AUSTIN, Texas -- Flood insurance policyholders whose structures were damaged by flooding from Hurricane Ike may be eligible for up to $30,000 in coverage in addition to their claims for damages. The extra money can be used by property owners to make their homes or businesses safe from future floods.
The benefit is called Increased Cost of Compliance or ICC coverage, because it helps pay for the increased cost of complying with the building code. It is a part of most National Flood Insurance Program policies.
To qualify for Increased Cost of Compliance, a building must be:
- Covered by a National Flood Insurance Program standard policy,
- Located in a Special Flood Hazard Area, also known as a regulatory floodplain,
- Below the base flood level, and
- Either "substantially damaged" or a "repetitive loss property."
"Substantial damage" has occurred when the cost of restoring a structure to its pre-damage condition equals or exceeds 50 percent of the structure's pre-damage market value. To qualify for Increased Cost of Compliance, which is part of a flood insurance policy, the damage must be due to flooding.
A "repetitive loss property" is one that has suffered two or more flood losses over 10 years with the cumulative cost of repairs equaling or exceeding 50 percent of the value of the structure. Increased Cost of Compliance for repetitive loss structures is available only in communities that have repetitive loss provisions in their floodplain management ordinances.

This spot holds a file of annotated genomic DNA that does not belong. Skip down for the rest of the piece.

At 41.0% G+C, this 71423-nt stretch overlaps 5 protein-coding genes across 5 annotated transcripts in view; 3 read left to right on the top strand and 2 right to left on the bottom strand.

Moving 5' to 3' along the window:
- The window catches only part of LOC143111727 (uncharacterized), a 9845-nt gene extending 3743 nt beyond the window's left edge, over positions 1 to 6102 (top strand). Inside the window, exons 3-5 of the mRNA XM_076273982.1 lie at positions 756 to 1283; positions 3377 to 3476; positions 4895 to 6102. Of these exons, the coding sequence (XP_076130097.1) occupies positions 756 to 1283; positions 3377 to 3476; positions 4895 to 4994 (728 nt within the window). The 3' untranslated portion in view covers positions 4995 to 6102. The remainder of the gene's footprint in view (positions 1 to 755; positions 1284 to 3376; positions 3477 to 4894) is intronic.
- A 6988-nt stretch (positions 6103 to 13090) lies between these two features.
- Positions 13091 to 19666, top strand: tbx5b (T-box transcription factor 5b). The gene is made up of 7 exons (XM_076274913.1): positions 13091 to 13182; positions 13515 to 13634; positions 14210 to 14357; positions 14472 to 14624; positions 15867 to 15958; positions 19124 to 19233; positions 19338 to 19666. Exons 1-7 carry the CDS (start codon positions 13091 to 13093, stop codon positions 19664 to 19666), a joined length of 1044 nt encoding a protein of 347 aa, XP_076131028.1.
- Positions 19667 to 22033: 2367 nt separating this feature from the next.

A policyholder seeking Increased Cost of Compliance funding needs to file a claim that is separate from the basic claim for flood damages. The money can be used to elevate, demolish or relocate the damaged structure. For non-residential structures, the funds can also be used for floodproofing.
In some cases, owners may have the opportunity to assign their Increased Cost of Compliance payments to their communities for inclusion in community-sponsored acquisition programs primarily funded by state and federal agencies.
The total insurance payout including Increased Cost of Compliance coverage cannot exceed $250,000 for a residence or $500,000 for a non-residential structure.
Answers to general flood insurance questions are available from local floodplain administrators, the National Flood Insurance Program (1-800-427-4661), and insurance companies and agents. Information is also available at www.fema.gov and www.floodsmart.gov.
Insurance agents can provide information about purchasing policies. Names of agents who sell policies are available at 1-800-427-2419.
FEMA coordinates the federal government's role in preparing for, preventing, mitigating the effects of, responding to, and recovering from all domestic disasters, whether natural or man-made, including acts of terror.